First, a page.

distribution of parasite drug resistance lineages (Figure 1B) shows there is broad correspondence
between migration and resistance patterns.
The description of the geographic patterns of drug resistance dispersal comes from an
analysis  that
described five major lineages of sulphadoxine resistance at the
dhps gene in P. falciparum. These emerged
during the 1990s when the SP drug was widely used for treatment of malaria. Each
lineage occurred via a single mutation event, and has a distinctive geographical
distribution that reflects circulation and dispersal from their site of initial
The map in Figure 1b is a
snapshot of the distribution of these resistance lineages among 20 African
populations sampled during 2000–2007. The degree to which parasite populations
share resistance lineages is an indication of the extent of parasite mixing during
the 10–15 years they have been in circulation. The major regional distinctions
between parasite populations on the African mainland are between populations in the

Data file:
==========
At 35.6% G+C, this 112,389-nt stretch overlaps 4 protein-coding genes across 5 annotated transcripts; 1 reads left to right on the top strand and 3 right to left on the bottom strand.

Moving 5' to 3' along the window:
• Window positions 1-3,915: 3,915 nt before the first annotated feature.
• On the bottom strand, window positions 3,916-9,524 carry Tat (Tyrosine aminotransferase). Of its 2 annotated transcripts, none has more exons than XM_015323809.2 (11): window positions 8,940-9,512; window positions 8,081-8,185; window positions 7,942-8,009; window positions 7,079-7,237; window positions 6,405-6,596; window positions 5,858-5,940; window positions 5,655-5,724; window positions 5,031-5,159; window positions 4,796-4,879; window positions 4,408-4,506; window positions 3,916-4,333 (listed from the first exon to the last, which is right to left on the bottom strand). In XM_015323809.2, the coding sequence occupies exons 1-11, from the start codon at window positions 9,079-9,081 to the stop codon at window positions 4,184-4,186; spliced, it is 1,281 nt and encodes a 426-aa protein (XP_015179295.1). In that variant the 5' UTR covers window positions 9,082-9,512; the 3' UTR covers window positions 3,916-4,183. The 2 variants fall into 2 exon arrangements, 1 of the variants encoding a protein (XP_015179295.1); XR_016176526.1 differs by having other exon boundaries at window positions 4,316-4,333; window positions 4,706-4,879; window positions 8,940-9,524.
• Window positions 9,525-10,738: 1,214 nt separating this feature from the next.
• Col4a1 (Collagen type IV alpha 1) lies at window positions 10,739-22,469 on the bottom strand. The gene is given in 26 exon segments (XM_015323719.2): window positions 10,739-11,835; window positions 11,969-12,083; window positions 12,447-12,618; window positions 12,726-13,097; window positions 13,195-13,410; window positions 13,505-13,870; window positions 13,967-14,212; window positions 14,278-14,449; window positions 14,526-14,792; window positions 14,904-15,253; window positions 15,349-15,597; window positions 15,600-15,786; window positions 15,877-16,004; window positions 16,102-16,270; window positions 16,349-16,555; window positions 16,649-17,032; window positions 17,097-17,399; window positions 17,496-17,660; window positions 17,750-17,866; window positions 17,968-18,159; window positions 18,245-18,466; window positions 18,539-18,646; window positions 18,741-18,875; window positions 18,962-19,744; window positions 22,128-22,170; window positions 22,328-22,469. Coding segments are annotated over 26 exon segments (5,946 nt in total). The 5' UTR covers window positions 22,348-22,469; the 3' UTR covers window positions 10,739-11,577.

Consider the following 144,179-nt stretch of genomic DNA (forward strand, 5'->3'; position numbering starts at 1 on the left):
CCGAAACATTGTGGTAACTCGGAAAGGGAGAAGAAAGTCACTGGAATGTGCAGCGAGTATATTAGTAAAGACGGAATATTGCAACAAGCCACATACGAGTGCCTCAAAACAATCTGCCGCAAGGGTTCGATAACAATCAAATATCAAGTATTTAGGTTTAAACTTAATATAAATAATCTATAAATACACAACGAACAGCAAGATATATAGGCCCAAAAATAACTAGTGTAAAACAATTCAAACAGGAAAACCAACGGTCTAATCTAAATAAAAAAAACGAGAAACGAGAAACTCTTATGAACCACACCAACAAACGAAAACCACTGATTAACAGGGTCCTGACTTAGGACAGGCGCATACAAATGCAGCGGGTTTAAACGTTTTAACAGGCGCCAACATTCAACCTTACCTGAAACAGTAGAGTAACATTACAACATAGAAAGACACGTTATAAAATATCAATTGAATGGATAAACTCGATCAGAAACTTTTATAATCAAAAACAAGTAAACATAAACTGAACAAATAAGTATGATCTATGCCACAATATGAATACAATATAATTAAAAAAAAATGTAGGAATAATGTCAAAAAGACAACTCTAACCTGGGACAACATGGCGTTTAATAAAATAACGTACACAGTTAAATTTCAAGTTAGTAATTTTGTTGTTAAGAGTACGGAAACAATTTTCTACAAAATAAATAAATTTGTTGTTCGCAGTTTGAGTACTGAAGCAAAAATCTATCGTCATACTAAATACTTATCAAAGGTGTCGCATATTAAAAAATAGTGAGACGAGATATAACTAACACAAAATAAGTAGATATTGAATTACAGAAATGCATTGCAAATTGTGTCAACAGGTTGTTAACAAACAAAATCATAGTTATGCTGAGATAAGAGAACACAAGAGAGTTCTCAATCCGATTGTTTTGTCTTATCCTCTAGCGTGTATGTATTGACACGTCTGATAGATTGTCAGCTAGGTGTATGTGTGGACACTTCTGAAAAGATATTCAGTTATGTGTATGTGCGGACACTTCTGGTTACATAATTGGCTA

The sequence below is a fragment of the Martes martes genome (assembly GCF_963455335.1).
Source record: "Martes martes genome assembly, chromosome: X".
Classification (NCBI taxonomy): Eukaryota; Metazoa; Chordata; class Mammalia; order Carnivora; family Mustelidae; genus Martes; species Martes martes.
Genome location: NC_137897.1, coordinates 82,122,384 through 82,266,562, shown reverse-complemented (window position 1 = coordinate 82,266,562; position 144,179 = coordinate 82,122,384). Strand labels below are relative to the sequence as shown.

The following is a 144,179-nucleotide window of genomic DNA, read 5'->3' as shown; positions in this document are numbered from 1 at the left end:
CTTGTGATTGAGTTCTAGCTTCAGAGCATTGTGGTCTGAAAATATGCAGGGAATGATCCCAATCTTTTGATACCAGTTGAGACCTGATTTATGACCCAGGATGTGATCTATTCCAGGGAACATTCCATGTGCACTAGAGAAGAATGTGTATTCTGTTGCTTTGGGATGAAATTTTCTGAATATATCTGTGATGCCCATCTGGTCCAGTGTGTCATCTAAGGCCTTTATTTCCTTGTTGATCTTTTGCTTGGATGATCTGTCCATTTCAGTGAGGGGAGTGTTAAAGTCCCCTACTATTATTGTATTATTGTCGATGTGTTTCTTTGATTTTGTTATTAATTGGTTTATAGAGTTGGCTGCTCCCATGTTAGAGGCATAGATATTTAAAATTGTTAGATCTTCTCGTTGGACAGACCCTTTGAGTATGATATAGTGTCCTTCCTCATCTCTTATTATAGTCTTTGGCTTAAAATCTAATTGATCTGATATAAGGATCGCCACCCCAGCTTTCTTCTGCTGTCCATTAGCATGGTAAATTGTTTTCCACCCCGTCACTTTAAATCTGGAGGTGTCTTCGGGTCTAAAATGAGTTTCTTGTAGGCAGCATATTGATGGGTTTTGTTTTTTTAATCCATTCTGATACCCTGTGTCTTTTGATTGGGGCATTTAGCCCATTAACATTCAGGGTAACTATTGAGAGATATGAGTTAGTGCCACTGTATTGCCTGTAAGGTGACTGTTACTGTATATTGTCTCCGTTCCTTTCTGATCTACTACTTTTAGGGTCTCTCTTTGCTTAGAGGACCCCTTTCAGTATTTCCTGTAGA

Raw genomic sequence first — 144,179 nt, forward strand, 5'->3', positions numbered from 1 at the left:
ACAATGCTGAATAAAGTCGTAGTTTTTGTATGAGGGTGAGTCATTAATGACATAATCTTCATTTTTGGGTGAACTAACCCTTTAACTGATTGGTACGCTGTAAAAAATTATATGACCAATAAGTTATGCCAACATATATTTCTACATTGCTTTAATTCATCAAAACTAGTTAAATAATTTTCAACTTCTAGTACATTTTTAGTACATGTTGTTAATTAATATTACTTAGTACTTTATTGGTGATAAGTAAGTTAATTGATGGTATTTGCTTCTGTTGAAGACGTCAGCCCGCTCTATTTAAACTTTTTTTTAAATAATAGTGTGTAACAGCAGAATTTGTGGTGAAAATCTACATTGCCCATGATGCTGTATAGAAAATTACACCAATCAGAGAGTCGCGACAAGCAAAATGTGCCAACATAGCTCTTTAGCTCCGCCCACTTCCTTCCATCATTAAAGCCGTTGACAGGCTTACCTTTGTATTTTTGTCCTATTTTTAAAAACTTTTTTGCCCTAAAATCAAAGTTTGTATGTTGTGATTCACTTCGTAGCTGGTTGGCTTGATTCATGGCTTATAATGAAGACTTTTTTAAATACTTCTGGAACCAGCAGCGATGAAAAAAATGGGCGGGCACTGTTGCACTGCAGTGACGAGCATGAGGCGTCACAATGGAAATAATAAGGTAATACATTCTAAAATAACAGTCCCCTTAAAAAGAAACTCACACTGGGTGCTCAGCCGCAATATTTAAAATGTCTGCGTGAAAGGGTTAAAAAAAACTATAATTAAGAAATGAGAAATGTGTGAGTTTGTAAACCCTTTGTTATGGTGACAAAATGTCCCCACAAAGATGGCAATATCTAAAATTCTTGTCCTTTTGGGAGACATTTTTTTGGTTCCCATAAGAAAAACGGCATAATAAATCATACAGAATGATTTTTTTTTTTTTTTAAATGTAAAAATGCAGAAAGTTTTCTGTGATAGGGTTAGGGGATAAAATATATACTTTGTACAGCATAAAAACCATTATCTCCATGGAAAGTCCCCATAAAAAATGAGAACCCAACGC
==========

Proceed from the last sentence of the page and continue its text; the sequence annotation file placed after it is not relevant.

east and west, and between the northern and southern populations in the east and the
The similarities between the geographical pattern of resistance mutation dispersal in
Africa and the levels of permanent migration between countries support the view that
parasite circulation through regionally distinct migration streams was central to
the spread of drug resistance mutations. However, permanent migration reported in
census data as “place of birth” captures only a fraction of the
migration and transit taking place. Furthermore, having been collated at the
national level, these data lack the spatial resolution to examine migration and
mobility within countries. Patterns of human circulation change
according to the dictates of war, trade, and transport infrastructure. These maps
suggest the existence of networks of high volume migration, whose boundaries are
unlikely to be national borders.
Case Study: Complex Migration Patterns and Drug-Resistant Malaria in Southwest
There has emerged a highly resistant form of P. falciparum in the
Kabale and Rukungiri districts of southwest Uganda  and in bordering areas of Rwanda
. The form
carries a mutation in the dhfr gene, which confers high level
resistance to a number of antifolate drugs in general use (including
sulfadoxine-pyrimethamine and chlorproguanil-dapsone). To predict the likely path of
dispersal of this resistant form of the parasite, we examined the types and
frequency of population movements in Uganda. The region of resistance emergence is
shown in red in Figure 2.
In 2005, Uganda hosted an international migrant pool of 2.25% of its total